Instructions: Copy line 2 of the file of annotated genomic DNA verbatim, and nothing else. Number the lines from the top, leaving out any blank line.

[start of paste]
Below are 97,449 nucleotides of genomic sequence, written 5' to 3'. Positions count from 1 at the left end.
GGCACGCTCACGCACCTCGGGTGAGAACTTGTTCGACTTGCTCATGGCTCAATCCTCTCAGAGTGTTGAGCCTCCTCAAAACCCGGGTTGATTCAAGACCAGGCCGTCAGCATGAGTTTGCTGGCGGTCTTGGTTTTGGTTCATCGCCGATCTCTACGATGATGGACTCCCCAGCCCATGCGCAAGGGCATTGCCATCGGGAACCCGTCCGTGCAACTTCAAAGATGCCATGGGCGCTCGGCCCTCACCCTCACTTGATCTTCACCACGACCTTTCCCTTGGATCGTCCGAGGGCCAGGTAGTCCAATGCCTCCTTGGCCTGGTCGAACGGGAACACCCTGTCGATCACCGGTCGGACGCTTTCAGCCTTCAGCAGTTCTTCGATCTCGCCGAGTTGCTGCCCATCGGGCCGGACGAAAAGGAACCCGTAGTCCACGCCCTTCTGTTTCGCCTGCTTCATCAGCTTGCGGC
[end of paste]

GGCACGCTCACGCACCTCGGGTGAGAACTTGTTCGACTTGCTCATGGCTCAATCCTCTCAGAGTGTTGAGCCTCCTCAAAACCCGGGTTGATTCAAGACCAGGCCGTCAGCATGAGTTTGCTGGCGGTCTTGGTTTTGGTTCATCGCCGATCTCTACGATGATGGACTCCCCAGCCCATGCGCAAGGGCATTGCCATCGGGAACCCGTCCGTGCAACTTCAAAGATGCCATGGGCGCTCGGCCCTCACCCTCACTTGATCTTCACCACGACCTTTCCCTTGGATCGTCCGAGGGCCAGGTAGTCCAATGCCTCCTTGGCCTGGTCGAACGGGAACACCCTGTCGATCACCGGTCGGACGCTTTCAGCCTTCAGCAGTTCTTCGATCTCGCCGAGTTGCTGCCCATCGGGCCGGACGAAAAGGAACCCGTAGTCCACGCCCTTCTGTTTCGCCTGCTTCATCAGCTTGCGGC